European Council adopts new rules on Medical Devices

On the 7th March 2017, the European Council adopted new EU rules to improve the safety of medical devices: benefitting patients whilst preserving access to innovative healthcare solutions. 

HCWH Europe expressed major concerns about the Medical Devices Regulation, believing that it should address the presence of Carcinogenic, Mutagenic, and Reprotoxic substances (CMRs) and Endocrine Disrupting Chemicals (EDCs) contained in medical devices.

Annex I.2.7.4, of the Medical Devices Regulation includes a 0.1% concentration limit for category 1A and 1B CMRs and EDCs in devices that are invasive and come into direct contact with the body. This includes devices that: (re)administer, transport, or store medicines, body liquids, and other substances (including gases), to or from the body. Devices would only be permitted to contain such substances at a level above this limit if a justification is provided.

Importantly, within a year of the Regulation’s entry into force, the European Commission will provide a mandate for the relevant scientific committee to prepare guidelines on phthalates. This would include a risk-benefit assessment of their presence, (as they are known CMRs or EDCs) – such assessments would have to be updated within five years. The Commission would also issue similar mandates for the preparation of guidelines on other CMRs.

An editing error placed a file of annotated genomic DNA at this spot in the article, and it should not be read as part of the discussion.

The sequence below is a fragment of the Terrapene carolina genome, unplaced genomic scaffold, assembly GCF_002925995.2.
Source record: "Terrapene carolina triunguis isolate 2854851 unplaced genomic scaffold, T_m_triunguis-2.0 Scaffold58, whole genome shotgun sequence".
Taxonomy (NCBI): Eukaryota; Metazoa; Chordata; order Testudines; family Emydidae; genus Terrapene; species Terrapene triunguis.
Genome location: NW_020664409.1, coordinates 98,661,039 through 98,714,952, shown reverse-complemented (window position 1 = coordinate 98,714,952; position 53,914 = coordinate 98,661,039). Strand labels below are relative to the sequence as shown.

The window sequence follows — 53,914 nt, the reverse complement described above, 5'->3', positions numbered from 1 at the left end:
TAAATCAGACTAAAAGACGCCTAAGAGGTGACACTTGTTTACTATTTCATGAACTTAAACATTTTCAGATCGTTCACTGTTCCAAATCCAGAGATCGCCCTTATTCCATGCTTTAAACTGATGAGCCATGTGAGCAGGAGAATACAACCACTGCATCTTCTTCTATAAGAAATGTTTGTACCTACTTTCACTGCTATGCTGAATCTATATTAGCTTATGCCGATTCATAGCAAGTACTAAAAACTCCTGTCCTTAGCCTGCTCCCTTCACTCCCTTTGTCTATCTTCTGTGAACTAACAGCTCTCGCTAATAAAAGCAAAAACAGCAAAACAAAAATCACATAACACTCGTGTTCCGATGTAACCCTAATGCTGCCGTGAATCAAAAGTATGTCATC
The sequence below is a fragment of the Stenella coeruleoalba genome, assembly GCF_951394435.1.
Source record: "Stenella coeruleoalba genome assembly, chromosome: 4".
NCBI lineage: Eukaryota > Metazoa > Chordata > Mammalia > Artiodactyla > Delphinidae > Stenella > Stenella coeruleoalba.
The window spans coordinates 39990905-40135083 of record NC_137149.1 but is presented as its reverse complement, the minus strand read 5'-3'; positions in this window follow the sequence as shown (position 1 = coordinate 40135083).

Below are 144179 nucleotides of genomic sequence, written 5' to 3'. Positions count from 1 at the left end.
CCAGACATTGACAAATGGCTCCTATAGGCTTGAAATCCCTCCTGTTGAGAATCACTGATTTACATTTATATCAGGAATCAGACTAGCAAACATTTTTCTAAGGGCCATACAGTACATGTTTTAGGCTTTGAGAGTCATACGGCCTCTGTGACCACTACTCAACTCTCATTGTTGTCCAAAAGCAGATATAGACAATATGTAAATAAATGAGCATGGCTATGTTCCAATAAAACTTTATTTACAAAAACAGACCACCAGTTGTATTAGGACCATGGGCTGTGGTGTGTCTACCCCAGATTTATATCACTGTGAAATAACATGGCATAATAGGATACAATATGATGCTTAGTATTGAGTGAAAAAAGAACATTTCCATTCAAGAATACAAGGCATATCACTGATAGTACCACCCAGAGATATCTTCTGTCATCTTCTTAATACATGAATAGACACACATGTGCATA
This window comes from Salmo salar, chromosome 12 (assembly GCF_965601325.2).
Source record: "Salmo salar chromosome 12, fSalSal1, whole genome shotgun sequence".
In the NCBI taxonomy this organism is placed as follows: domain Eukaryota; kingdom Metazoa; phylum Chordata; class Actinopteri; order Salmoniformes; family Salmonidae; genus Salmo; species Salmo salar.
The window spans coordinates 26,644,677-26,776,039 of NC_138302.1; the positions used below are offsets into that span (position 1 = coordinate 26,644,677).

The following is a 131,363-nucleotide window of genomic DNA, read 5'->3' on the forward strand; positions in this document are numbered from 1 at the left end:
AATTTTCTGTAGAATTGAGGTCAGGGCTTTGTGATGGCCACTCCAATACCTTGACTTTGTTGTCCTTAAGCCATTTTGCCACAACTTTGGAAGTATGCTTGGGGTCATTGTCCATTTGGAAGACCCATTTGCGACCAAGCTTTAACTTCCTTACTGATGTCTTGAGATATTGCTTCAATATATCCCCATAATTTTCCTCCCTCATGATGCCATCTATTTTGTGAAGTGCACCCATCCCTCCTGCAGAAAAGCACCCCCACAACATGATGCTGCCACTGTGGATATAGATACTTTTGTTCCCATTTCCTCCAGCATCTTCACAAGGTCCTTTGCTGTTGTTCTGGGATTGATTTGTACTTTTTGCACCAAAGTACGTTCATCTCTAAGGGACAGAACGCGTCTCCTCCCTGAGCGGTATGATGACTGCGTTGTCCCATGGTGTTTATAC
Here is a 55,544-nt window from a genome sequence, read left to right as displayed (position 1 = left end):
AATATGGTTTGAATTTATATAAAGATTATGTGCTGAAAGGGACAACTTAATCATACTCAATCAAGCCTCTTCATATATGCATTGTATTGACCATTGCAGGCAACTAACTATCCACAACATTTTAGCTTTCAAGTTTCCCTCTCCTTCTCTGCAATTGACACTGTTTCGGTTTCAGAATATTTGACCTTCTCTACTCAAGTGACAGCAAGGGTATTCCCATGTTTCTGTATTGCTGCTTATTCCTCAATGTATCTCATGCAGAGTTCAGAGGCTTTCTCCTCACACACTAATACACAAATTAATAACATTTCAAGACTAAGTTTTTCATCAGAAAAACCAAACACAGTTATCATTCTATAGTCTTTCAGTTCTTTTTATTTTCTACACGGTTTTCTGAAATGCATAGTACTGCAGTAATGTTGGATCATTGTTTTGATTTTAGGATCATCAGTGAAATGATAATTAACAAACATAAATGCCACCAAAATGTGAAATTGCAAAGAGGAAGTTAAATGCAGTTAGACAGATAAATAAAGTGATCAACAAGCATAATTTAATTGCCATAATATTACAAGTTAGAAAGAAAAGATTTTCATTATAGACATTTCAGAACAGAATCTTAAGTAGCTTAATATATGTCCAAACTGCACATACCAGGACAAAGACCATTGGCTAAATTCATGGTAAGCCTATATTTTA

Annex II of the Regulations also includes labelling provisions: both a label on the device and the packaging would have to state if the device(s), and their parts or materials contain CMRs or EDCs above the concentration limit; a list of such substances must be included.

Next steps:

The European Parliament is expected to adopt the two regulations in April, after which they will be published in the Official Journal. These new rules will apply to medical devices and vitro diagnostic medical devices three and five years after the regulations are published respectively. 

The new EU regulation:

  • This new Medical Devices Regulation provides a stronger mandate to independent notified bodies in their assessment of medical devices before they can be placed on the market, and strengthens the oversight of these bodies by national authorities.
  • These new rules also ensure that notified bodies meet the same high safety standards throughout the EU.
  • These measures will both improve the safety of medical devices and improve the availability of clinical data on devices, as well as clearly set out manufacturers' responsibilities for the follow-up of the quality, performance, and safety of devices on the market. 

Preview image: Sebastien Bertrand via Flickr cc